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powdery mildew

powdery-mildew

powdery mildew

I noticed this white almost chalk like residue on my corkscew hazel the other day.

It is powdery mildew.

Caused by a variety of fungi  including Oidium, Uncinula & Sphaerotheca; the powdery chalk like residue sits on and clings to the top of the leaf.

It’s sister downey mildew clings to the underside of the leaf and is damp and fluffy to feel… So as not to confuse the 2, remember: powders could not sit on an underside [as simple as that sounds – to the non horticultural C.S.I. diagnostics team it is very important 😉 ].

Back to it…. One must remember that this is a fungal problem. And spores are spread by wind, rain or even plants rubbing together. Powdery mildew likes a dry site and fungi usually grow in areas where it has little chance of being disturbed. So, whilst it can be sprayed/ treated chemically… this will solve the immediate problem but, the chances are the disease will return as the conditions/ environment have not changed. My methodology is to remove all of the diseased material; then wait if possible ’til the off season and move the plant to less enclosed spot.

The reality is, one should also remember that this is not a bacterial disease of the plant so whilst photosynthesis is affected; and therefore fruit/ seed production – the disease is not as such detrimental to the plant.

Chemcal treatment is usually done via the use of a translocated/ systemic insecticide and fungicide mixed as most insects are disease vectors. Make sure [please] you have a seperate applicated sprayer to the one used for herbicide 😉 That said, I prefer working with nature where possible and would always first recommend the biological control first.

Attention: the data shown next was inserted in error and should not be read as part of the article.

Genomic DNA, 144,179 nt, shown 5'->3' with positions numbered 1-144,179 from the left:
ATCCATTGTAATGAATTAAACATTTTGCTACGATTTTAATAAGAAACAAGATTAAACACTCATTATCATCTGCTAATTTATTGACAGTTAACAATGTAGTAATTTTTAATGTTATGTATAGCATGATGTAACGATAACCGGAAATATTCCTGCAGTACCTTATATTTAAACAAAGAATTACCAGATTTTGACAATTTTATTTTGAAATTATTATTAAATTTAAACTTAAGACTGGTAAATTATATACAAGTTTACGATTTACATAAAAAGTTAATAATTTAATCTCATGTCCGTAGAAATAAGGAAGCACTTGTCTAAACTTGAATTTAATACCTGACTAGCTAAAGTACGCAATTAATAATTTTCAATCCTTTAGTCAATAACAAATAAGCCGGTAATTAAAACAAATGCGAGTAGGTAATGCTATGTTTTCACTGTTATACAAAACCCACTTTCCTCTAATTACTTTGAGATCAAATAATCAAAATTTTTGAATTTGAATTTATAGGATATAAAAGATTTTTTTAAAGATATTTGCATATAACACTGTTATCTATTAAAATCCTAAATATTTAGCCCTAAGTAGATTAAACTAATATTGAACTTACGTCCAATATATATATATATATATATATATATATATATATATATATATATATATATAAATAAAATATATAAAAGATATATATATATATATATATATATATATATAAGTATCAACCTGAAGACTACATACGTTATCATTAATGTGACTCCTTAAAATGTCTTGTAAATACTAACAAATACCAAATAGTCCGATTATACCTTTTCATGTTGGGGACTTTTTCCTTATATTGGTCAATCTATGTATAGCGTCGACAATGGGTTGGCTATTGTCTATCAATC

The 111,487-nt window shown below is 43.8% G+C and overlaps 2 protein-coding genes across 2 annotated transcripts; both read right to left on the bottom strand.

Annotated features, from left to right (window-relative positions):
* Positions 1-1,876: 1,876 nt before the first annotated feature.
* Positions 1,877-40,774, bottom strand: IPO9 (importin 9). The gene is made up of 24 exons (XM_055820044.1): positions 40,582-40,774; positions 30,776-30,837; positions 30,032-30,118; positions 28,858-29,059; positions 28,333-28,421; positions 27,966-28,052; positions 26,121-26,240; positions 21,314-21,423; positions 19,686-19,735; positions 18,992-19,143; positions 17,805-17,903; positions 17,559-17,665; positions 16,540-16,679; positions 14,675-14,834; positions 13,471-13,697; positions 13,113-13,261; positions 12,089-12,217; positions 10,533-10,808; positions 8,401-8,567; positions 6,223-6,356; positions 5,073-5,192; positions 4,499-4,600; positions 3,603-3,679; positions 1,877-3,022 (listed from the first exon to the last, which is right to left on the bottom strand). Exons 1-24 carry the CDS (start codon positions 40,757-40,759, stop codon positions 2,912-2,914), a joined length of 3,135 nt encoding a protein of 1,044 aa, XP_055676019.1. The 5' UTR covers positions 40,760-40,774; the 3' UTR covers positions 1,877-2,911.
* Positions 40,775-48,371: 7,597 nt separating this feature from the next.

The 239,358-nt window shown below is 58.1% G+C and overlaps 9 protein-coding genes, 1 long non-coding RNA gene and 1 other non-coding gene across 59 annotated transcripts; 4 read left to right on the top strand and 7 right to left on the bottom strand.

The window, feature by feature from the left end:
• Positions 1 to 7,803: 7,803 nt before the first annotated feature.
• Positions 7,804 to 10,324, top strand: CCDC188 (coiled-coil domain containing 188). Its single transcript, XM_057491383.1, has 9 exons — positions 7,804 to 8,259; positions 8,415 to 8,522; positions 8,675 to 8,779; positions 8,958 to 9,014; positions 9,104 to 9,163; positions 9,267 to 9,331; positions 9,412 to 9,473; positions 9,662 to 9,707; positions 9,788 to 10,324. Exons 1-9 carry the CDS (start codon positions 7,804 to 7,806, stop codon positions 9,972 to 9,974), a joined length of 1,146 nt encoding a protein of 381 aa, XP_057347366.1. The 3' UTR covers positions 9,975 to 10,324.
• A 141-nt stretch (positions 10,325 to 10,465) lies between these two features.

While I’m here… if you are spraying it can leave a white residue…. don’t confuse the two 🙂

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Harvest Time…

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the next day....

After so much rain… the sun finally came out. And when it did farmers worked literally round the clock to get done what was needed.

Opposite my home Barry was harvesting wheat. I popped across to have a bit of a chat with him….

If you have never seen it before… it is amazing to see a field, literally overnight go from fields of gold to a couple of bales in a field of stubble.

Have a look and see what you think… 😉

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A Fruit Tree Problem Shared is a Problem…

I have about 20 apple trees in my garden some in groups. Some seperate. One of them was looking particularly bad. I took a closer look….

There are two things that I spot immediately….

fruit-trees-pest and disease

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The scaring [left] can often be confused with the marks of apple sawfly…

….but these markings are actually a result of irregular water supply.

The fruit is quite small/ smaller than the fruits on other trees of same variety and some are out of shape.

The sudden availability of water causes the skins to crack.

This coincides with the time they where planted, the fact that they were containerised before and also that no mulching of any format was used.

The second is the wasps….

fruit-trees-pests ireland wasps

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the wasps…. [vespula spp.] are attracted to the fruits primarly damaged by birds… talk about lazy 😉

The suggested control by some is to find the wasps nest and destroy it.

I just can’t do that. Or you can cover the trusses with nylon/ muslin bags over the fruit before damage begins [?!] As long as its not in the house. There is nothing wrong with the tree. It’s simply the fruit that is gone from it for this year. What I will do it wait until autumn/ winterwhen all the fruit and leaves and wasps are gone and move the tree to a better spot.